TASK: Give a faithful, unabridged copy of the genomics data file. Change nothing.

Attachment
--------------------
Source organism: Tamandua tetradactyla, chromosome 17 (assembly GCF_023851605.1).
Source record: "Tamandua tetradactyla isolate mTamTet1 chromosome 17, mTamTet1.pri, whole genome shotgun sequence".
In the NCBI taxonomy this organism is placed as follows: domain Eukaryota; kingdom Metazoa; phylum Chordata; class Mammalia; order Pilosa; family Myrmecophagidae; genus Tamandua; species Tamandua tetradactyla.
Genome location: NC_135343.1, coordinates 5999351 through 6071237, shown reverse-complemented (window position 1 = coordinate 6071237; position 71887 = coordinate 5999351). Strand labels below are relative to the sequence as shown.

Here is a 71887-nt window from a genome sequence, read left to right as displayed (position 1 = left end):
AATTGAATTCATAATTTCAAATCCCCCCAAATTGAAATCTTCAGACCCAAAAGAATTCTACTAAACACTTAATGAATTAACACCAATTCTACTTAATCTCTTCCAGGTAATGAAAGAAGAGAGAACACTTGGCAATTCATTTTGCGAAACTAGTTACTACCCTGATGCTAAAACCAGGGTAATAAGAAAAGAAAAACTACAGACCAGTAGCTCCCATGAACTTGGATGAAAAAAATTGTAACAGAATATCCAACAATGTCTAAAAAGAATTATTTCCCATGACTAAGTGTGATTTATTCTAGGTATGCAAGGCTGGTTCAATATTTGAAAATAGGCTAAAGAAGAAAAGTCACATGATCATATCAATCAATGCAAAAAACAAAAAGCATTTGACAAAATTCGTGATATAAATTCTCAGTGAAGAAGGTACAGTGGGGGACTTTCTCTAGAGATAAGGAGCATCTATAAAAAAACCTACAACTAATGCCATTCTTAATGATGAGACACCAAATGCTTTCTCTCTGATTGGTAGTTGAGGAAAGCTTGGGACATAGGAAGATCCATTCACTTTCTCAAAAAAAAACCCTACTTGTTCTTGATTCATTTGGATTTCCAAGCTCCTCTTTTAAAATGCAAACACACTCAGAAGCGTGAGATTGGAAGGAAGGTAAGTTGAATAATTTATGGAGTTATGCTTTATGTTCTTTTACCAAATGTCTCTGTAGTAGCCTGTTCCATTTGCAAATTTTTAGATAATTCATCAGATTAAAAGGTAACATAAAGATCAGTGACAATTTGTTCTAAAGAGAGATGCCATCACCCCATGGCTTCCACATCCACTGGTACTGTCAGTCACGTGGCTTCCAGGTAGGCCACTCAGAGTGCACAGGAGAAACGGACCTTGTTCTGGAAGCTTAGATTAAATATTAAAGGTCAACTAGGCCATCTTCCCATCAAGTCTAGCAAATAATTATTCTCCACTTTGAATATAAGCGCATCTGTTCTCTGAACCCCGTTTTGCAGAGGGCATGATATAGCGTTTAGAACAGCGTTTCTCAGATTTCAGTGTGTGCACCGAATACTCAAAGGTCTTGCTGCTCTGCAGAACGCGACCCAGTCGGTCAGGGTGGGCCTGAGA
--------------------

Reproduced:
Source organism: Tamandua tetradactyla, chromosome 17 (assembly GCF_023851605.1).
Source record: "Tamandua tetradactyla isolate mTamTet1 chromosome 17, mTamTet1.pri, whole genome shotgun sequence".
In the NCBI taxonomy this organism is placed as follows: domain Eukaryota; kingdom Metazoa; phylum Chordata; class Mammalia; order Pilosa; family Myrmecophagidae; genus Tamandua; species Tamandua tetradactyla.
Genome location: NC_135343.1, coordinates 5999351 through 6071237, shown reverse-complemented (window position 1 = coordinate 6071237; position 71887 = coordinate 5999351). Strand labels below are relative to the sequence as shown.

Here is a 71887-nt window from a genome sequence, read left to right as displayed (position 1 = left end):
AATTGAATTCATAATTTCAAATCCCCCCAAATTGAAATCTTCAGACCCAAAAGAATTCTACTAAACACTTAATGAATTAACACCAATTCTACTTAATCTCTTCCAGGTAATGAAAGAAGAGAGAACACTTGGCAATTCATTTTGCGAAACTAGTTACTACCCTGATGCTAAAACCAGGGTAATAAGAAAAGAAAAACTACAGACCAGTAGCTCCCATGAACTTGGATGAAAAAAATTGTAACAGAATATCCAACAATGTCTAAAAAGAATTATTTCCCATGACTAAGTGTGATTTATTCTAGGTATGCAAGGCTGGTTCAATATTTGAAAATAGGCTAAAGAAGAAAAGTCACATGATCATATCAATCAATGCAAAAAACAAAAAGCATTTGACAAAATTCGTGATATAAATTCTCAGTGAAGAAGGTACAGTGGGGGACTTTCTCTAGAGATAAGGAGCATCTATAAAAAAACCTACAACTAATGCCATTCTTAATGATGAGACACCAAATGCTTTCTCTCTGATTGGTAGTTGAGGAAAGCTTGGGACATAGGAAGATCCATTCACTTTCTCAAAAAAAAACCCTACTTGTTCTTGATTCATTTGGATTTCCAAGCTCCTCTTTTAAAATGCAAACACACTCAGAAGCGTGAGATTGGAAGGAAGGTAAGTTGAATAATTTATGGAGTTATGCTTTATGTTCTTTTACCAAATGTCTCTGTAGTAGCCTGTTCCATTTGCAAATTTTTAGATAATTCATCAGATTAAAAGGTAACATAAAGATCAGTGACAATTTGTTCTAAAGAGAGATGCCATCACCCCATGGCTTCCACATCCACTGGTACTGTCAGTCACGTGGCTTCCAGGTAGGCCACTCAGAGTGCACAGGAGAAACGGACCTTGTTCTGGAAGCTTAGATTAAATATTAAAGGTCAACTAGGCCATCTTCCCATCAAGTCTAGCAAATAATTATTCTCCACTTTGAATATAAGCGCATCTGTTCTCTGAACCCCGTTTTGCAGAGGGCATGATATAGCGTTTAGAACAGCGTTTCTCAGATTTCAGTGTGTGCACCGAATACTCAAAGGTCTTGCTGCTCTGCAGAACGCGACCCAGTCGGTCAGGGTGGGCCTGAGA